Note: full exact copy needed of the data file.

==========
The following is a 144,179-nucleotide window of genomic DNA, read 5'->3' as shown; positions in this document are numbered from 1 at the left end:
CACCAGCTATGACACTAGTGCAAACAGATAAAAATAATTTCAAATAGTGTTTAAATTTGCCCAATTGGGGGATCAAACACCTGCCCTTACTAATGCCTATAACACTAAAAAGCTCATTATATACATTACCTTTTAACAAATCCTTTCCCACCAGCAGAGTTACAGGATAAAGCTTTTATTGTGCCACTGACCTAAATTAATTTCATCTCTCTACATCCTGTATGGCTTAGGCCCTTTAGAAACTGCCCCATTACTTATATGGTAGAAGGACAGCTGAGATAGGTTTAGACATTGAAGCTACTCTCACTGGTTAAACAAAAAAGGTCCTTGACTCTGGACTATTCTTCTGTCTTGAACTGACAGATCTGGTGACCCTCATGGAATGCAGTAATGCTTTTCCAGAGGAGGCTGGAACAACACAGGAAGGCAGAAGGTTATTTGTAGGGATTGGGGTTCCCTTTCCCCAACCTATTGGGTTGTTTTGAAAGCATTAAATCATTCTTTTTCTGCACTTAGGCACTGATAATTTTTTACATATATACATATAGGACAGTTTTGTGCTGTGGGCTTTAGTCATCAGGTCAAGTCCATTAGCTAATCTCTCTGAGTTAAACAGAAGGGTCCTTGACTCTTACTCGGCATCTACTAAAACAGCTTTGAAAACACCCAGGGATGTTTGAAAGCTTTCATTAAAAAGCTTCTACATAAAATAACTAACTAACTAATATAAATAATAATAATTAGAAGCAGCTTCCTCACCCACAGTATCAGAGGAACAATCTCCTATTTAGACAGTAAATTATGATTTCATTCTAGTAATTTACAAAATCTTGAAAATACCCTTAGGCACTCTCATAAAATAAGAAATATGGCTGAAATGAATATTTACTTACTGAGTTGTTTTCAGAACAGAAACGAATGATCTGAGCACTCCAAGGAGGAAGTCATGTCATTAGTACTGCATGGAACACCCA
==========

The following is a 144,179-nucleotide window of genomic DNA, read 5'->3' as shown; positions in this document are numbered from 1 at the left end:
CACCAGCTATGACACTAGTGCAAACAGATAAAAATAATTTCAAATAGTGTTTAAATTTGCCCAATTGGGGGATCAAACACCTGCCCTTACTAATGCCTATAACACTAAAAAGCTCATTATATACATTACCTTTTAACAAATCCTTTCCCACCAGCAGAGTTACAGGATAAAGCTTTTATTGTGCCACTGACCTAAATTAATTTCATCTCTCTACATCCTGTATGGCTTAGGCCCTTTAGAAACTGCCCCATTACTTATATGGTAGAAGGACAGCTGAGATAGGTTTAGACATTGAAGCTACTCTCACTGGTTAAACAAAAAAGGTCCTTGACTCTGGACTATTCTTCTGTCTTGAACTGACAGATCTGGTGACCCTCATGGAATGCAGTAATGCTTTTCCAGAGGAGGCTGGAACAACACAGGAAGGCAGAAGGTTATTTGTAGGGATTGGGGTTCCCTTTCCCCAACCTATTGGGTTGTTTTGAAAGCATTAAATCATTCTTTTTCTGCACTTAGGCACTGATAATTTTTTACATATATACATATAGGACAGTTTTGTGCTGTGGGCTTTAGTCATCAGGTCAAGTCCATTAGCTAATCTCTCTGAGTTAAACAGAAGGGTCCTTGACTCTTACTCGGCATCTACTAAAACAGCTTTGAAAACACCCAGGGATGTTTGAAAGCTTTCATTAAAAAGCTTCTACATAAAATAACTAACTAACTAATATAAATAATAATAATTAGAAGCAGCTTCCTCACCCACAGTATCAGAGGAACAATCTCCTATTTAGACAGTAAATTATGATTTCATTCTAGTAATTTACAAAATCTTGAAAATACCCTTAGGCACTCTCATAAAATAAGAAATATGGCTGAAATGAATATTTACTTACTGAGTTGTTTTCAGAACAGAAACGAATGATCTGAGCACTCCAAGGAGGAAGTCATGTCATTAGTACTGCATGGAACACCCA